Secretary of State Hillary Clinton was questioned during a lengthy congressional hearing on Wednesday concerning the attack on the U.S. Embassy in Benghazi, Libya in September that killed four Americans, including Ambassador Chris Stevens.
Clinton directed the focus toward increased security in the future, as her opponents criticized her for her immediate reaction following the attack.
The White House had claimed the attack was motivated by a contentious YouTube video that criticized Islam. Clinton admitted it was actually unclear at the time what the motivation was and said the administration should have told the American people so.
“We were misled that there were supposedly protests [over the video] and something sprang out of that, an assault sprang out of that and that was easily ascertained that that was not the fact,” Sen. Ron Johnson, a Republican from Wisconsin, said during the hearing, according to CNN. He added, “The American people could have known that within days.”
At a different point in the hearing, Clinton said, “If you wish to fault the administration, it’s that we didn’t have a clear picture, and we probably didn’t do as clear a job explaining that we did not have a clear picture, until days later, creating what I think are legitimate questions.”
Rand Paul, a Republican senator from Kentucky, told Clinton that she should have been fired for not responding to diplomatic cables that came from Stevens for increased security in Benghazi.
“Had I been president at the time and I found out that you did not read the cables … I would have relieved you of your post. I think it’s inexcusable,” Paul said, according to USA Today.
Clinton said that she did not receive those requests.
She said that in the days following the attack, she appointed an Accountability Review Board, which has since made 29 recommendations on ways in which to improve security. She reported that all recommendations are being followed, and 85 percent of them are on track to being completed by March.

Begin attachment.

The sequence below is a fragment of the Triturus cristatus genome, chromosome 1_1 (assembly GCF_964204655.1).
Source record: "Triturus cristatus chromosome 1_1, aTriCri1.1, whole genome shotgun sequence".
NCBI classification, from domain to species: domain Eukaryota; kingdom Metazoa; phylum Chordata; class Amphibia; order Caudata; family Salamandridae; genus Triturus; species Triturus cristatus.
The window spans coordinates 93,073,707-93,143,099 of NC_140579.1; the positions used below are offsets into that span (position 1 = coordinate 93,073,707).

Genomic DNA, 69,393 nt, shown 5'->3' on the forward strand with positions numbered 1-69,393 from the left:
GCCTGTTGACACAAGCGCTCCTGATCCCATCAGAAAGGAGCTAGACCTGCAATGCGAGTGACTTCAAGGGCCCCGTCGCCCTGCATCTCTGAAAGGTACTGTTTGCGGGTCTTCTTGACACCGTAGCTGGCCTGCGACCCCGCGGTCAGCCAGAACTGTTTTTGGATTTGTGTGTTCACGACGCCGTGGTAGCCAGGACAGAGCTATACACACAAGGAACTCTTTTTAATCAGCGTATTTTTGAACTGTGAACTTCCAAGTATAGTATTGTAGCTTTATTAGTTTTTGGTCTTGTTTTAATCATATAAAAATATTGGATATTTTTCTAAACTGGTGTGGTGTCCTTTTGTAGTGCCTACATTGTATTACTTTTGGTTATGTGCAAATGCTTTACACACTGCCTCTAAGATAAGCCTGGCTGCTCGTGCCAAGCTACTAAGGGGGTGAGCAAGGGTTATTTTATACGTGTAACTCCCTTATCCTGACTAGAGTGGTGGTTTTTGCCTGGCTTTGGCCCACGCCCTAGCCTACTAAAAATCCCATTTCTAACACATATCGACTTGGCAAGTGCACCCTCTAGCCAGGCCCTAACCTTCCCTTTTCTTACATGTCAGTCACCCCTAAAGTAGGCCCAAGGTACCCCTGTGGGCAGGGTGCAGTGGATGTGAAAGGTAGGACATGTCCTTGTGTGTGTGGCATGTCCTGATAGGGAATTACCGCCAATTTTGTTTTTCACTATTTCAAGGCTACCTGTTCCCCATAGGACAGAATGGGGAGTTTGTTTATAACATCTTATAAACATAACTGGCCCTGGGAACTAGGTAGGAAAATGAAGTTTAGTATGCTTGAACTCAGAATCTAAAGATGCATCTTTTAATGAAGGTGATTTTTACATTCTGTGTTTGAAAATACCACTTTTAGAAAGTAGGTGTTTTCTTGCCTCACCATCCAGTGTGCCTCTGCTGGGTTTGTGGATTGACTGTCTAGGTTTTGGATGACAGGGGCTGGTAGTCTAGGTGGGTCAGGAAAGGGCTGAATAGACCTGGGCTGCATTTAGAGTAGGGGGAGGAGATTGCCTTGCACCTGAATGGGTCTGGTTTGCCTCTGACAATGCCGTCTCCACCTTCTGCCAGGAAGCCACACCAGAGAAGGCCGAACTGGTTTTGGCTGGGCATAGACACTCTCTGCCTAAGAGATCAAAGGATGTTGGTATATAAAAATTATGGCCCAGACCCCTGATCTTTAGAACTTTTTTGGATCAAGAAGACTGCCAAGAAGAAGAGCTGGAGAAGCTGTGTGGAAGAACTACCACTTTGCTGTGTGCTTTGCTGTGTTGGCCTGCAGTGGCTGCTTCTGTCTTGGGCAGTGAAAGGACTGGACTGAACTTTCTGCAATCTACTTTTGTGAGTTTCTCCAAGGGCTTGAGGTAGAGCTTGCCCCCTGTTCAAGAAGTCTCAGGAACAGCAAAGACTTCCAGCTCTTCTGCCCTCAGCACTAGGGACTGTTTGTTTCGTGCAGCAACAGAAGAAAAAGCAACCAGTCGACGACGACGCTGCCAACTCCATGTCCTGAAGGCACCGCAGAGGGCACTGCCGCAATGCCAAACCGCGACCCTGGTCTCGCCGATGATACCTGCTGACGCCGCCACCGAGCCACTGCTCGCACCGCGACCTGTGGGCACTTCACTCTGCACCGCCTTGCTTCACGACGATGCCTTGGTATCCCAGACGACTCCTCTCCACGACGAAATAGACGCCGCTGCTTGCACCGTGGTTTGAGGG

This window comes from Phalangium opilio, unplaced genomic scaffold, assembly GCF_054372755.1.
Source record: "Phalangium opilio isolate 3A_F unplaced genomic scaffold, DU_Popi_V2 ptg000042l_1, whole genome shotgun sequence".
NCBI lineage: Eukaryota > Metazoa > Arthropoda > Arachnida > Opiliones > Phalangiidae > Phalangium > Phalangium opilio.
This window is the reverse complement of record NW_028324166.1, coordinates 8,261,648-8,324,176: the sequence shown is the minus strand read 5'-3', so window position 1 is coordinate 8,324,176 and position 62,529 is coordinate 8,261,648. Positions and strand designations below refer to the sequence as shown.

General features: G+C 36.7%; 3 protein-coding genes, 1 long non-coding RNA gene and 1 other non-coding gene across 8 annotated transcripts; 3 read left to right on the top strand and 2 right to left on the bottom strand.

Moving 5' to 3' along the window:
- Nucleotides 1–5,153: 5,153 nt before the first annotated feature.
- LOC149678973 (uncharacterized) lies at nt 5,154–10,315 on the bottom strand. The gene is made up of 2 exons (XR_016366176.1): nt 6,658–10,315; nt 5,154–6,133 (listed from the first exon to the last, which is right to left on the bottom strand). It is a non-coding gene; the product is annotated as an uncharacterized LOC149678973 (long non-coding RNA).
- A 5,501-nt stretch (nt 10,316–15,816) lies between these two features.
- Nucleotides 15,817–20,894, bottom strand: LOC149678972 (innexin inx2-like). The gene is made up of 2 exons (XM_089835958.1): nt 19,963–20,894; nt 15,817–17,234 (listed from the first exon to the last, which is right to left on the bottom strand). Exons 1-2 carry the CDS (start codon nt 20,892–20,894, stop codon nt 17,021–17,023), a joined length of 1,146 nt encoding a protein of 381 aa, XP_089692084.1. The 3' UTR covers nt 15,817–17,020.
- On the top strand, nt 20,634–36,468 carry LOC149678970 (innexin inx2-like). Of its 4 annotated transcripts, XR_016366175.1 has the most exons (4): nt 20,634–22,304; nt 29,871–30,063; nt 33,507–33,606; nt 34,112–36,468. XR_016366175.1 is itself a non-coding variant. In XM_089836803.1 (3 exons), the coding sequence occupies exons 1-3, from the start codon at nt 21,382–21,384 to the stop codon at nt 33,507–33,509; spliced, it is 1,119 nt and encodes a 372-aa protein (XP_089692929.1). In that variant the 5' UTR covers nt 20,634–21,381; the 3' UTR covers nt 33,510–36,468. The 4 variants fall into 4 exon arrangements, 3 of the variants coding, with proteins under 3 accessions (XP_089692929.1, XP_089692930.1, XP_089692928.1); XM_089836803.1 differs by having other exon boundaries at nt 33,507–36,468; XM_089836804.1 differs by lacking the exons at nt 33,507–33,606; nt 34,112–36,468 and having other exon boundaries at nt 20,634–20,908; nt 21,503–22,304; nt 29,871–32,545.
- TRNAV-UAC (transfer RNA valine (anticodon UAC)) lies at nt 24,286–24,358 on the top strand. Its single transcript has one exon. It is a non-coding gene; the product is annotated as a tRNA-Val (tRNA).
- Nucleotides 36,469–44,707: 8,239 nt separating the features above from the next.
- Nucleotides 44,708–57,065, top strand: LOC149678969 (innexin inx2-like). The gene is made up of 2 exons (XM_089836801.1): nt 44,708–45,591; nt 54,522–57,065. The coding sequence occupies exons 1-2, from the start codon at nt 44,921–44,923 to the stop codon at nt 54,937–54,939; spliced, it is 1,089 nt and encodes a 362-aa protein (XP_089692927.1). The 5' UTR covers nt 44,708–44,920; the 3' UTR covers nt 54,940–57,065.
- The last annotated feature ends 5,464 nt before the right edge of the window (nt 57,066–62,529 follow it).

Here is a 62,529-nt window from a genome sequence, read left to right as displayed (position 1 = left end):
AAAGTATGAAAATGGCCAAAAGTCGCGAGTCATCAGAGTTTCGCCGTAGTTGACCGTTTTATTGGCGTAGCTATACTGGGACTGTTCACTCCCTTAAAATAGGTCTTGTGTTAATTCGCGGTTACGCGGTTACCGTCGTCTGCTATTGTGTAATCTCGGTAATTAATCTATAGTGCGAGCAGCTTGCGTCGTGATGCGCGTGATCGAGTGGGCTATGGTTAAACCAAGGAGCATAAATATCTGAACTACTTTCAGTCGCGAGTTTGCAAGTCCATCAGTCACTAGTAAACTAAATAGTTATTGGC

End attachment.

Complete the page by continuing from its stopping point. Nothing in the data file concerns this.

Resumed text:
The Review Board’s report found coordination problems and unclear lines of authority, according to the Chicago Tribune. The Tribune reports that the review did not find Clinton personally responsible, but that she is expected to step down once Sen. John Kerry is confirmed by the Senate as her successor.
Clinton noted that the region is insecure and that the late Ambassador Stevens also recognized the dangers, but opted to go to Libya because he realized the importance of the U.S. mission there.
“Benghazi didn’t happen in a vacuum,” Clinton said, according to the transcript. “The Arab revolutions have scrambled power dynamics and shattered security forces across the region. And instability in Mali has created an expanding safe haven for terrorists who look to extend their influence and plot further attacks of the kind we saw just last week in Algeria.”
While seeking to improve security in the future, and while defending her actions following the September attack, Clinton took responsibility for the attack.
“As I have said many times since September 11, I take responsibility. Nobody is more committed to getting this right. I am determined to leave the State Department and our country safer, stronger, and more secure.”
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